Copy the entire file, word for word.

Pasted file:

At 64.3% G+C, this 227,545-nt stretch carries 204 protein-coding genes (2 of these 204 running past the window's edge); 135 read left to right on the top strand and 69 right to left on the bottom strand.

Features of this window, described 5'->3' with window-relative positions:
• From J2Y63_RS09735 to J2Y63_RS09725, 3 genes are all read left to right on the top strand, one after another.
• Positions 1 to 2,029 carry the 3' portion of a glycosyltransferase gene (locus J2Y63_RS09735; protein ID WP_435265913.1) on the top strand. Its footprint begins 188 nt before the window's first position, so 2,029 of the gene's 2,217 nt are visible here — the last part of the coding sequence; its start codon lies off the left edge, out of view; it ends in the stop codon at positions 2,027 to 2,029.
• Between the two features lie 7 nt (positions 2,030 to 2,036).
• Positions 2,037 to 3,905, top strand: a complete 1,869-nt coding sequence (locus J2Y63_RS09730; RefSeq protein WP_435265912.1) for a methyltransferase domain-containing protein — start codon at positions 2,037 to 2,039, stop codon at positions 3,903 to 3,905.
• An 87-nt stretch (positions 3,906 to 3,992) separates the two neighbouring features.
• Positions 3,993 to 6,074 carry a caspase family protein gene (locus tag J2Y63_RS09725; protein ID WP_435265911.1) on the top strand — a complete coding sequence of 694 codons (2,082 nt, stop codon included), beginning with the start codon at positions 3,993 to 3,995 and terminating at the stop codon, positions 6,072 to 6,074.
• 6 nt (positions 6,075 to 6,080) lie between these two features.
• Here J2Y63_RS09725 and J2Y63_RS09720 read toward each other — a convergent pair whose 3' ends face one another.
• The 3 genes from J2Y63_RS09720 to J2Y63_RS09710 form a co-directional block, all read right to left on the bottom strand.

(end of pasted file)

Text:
At 64.3% G+C, this 227,545-nt stretch carries 204 protein-coding genes (2 of these 204 running past the window's edge); 135 read left to right on the top strand and 69 right to left on the bottom strand.

Features of this window, described 5'->3' with window-relative positions:
• From J2Y63_RS09735 to J2Y63_RS09725, 3 genes are all read left to right on the top strand, one after another.
• Positions 1 to 2,029 carry the 3' portion of a glycosyltransferase gene (locus J2Y63_RS09735; protein ID WP_435265913.1) on the top strand. Its footprint begins 188 nt before the window's first position, so 2,029 of the gene's 2,217 nt are visible here — the last part of the coding sequence; its start codon lies off the left edge, out of view; it ends in the stop codon at positions 2,027 to 2,029.
• Between the two features lie 7 nt (positions 2,030 to 2,036).
• Positions 2,037 to 3,905, top strand: a complete 1,869-nt coding sequence (locus J2Y63_RS09730; RefSeq protein WP_435265912.1) for a methyltransferase domain-containing protein — start codon at positions 2,037 to 2,039, stop codon at positions 3,903 to 3,905.
• An 87-nt stretch (positions 3,906 to 3,992) separates the two neighbouring features.
• Positions 3,993 to 6,074 carry a caspase family protein gene (locus tag J2Y63_RS09725; protein ID WP_435265911.1) on the top strand — a complete coding sequence of 694 codons (2,082 nt, stop codon included), beginning with the start codon at positions 3,993 to 3,995 and terminating at the stop codon, positions 6,072 to 6,074.
• 6 nt (positions 6,075 to 6,080) lie between these two features.
• Here J2Y63_RS09725 and J2Y63_RS09720 read toward each other — a convergent pair whose 3' ends face one another.
• The 3 genes from J2Y63_RS09720 to J2Y63_RS09710 form a co-directional block, all read right to left on the bottom strand.